Global Warming Essay

1490 Words Mar 13th, 2014 6 Pages
Global Warming

Global Warming
Jonathan Gess
Itt Technical Institute Global Warming
In the 1990’s a great problem was brought to our attention as a nation, and as a world. Al Gore had started a movement to change the world. He was looked upon as a fanatic, in some eyes, maybe a lunatic. In my mind for a while he was both. After some research and some insight, the realization is he was just trying to make the world aware that we are ruining the earth that we inhabit. The question that is posed, however, is global warming caused by humans, or just part of the life cycle of the earth and universe? Maybe global warming isn’t a bad thing; maybe it’s just the earth reverting back to this earlier stage of its life.
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The cold spots are becoming more and more as the sun ages. Like an aging human, its “body” slows down and like all living things, it will die.
The world will not die in our lifetime though. According to the Washington post:
Earth should last for another 1.75 billion years before it grows too hot to sustain life. Earth could continue to host life for at least another 1.75 billion years, as long as nuclear holocaust, an errant asteroid or some other disaster doesn’t intervene, a new study calculates. (“Earth should last for another 1.75 billion years before it grows too hot to sustain life - The Washington Post,” n.d.)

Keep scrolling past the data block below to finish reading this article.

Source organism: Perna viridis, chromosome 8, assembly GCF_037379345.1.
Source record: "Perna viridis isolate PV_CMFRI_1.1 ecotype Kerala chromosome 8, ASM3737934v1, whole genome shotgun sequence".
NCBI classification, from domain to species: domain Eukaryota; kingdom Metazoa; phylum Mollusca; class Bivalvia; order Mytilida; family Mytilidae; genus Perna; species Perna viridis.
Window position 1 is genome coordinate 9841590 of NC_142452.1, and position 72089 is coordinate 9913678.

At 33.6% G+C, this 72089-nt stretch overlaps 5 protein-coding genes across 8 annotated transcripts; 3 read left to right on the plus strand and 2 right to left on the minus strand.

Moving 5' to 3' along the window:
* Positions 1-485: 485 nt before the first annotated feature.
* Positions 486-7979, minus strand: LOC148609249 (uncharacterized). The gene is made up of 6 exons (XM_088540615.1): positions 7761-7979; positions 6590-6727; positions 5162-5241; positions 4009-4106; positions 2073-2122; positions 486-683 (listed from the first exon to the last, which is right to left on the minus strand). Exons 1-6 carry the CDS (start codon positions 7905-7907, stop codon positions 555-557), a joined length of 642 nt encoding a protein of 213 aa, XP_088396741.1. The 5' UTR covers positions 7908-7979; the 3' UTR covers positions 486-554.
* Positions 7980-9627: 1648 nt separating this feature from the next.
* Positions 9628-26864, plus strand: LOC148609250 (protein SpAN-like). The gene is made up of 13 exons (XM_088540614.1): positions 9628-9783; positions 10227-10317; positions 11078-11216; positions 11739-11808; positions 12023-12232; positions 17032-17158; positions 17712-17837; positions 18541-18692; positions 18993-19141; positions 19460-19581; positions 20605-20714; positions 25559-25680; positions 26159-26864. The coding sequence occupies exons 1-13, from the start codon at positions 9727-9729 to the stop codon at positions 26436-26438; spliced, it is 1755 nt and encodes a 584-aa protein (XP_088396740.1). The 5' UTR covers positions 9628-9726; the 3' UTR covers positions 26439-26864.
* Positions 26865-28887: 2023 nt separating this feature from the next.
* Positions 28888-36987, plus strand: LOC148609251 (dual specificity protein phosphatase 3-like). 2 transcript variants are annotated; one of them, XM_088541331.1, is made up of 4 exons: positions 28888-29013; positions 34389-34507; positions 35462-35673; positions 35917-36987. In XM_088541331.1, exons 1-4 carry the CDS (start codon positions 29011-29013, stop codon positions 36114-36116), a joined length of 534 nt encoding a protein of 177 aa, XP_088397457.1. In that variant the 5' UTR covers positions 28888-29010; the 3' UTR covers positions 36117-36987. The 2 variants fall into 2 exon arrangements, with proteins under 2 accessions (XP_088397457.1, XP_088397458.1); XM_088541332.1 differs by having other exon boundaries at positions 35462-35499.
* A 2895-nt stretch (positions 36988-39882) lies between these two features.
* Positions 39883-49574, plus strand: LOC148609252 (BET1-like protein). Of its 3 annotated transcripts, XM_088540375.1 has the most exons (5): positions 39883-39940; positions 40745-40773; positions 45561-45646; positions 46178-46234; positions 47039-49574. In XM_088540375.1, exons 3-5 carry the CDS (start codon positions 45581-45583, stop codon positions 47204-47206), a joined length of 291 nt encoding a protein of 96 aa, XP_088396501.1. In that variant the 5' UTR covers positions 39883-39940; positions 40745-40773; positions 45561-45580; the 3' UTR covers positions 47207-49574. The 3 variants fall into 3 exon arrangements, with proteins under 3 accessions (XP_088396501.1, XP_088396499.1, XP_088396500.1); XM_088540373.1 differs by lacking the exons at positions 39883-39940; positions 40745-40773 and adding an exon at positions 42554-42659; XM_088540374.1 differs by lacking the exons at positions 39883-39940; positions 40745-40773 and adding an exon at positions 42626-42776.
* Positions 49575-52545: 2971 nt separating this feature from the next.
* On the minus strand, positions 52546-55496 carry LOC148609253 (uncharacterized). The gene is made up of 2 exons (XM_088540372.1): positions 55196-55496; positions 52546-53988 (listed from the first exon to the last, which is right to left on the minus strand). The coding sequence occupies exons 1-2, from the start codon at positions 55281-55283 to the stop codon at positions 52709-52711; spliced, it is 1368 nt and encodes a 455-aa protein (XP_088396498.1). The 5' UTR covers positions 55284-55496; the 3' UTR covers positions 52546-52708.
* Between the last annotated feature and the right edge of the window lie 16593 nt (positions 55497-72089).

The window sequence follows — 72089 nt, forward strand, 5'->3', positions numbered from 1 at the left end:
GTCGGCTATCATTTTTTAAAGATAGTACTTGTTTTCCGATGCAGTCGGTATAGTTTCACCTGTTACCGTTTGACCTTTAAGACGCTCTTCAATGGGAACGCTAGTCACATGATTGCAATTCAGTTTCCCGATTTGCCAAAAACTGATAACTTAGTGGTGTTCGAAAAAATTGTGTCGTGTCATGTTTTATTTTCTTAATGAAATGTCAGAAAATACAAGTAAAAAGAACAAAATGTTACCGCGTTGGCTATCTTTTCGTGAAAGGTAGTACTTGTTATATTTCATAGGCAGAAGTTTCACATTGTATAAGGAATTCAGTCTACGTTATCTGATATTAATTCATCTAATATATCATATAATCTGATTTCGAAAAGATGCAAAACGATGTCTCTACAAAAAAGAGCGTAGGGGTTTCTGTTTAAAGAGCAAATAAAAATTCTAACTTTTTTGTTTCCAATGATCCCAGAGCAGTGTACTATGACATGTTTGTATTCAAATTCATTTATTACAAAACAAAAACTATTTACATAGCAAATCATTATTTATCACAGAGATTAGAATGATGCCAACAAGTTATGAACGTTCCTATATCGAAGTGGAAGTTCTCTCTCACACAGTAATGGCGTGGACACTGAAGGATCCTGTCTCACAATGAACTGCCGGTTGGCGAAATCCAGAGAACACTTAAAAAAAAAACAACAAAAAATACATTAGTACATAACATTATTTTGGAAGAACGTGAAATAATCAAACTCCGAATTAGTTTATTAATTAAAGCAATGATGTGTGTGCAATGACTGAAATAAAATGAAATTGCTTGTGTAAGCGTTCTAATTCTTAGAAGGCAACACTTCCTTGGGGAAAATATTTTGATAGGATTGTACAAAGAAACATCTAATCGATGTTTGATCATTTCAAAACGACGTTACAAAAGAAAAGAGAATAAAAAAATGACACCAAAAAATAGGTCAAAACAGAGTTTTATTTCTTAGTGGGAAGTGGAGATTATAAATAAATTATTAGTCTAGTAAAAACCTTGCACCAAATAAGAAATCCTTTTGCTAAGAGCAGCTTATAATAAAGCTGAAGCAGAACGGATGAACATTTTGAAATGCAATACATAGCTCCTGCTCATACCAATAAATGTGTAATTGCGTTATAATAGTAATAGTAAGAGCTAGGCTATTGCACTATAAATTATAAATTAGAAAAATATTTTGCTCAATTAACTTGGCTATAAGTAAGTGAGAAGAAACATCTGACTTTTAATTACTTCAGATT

As a kid I would watch the Discovery Channel, one documentary that has always stood out was the life cycle of the earth. They bored down through the ice in Antarctica; they found remnants of the last ice age. Before it hit, lush forests covered the continent and no doubt many different animals. The earth was once warmer than it is now. The maybes tied to this phenomenon are endless, as are the theories.
There are millions of questions that revolve around this topic; the bad thing is there isn’t much for answers. Speculations are the only thing that can be made, we weren’t around before the ice age, and therefore, all we can do is try to understand the past. Thankfully scientists are better at deciphering dirt than I am, for this I am grateful, because then we can learn.

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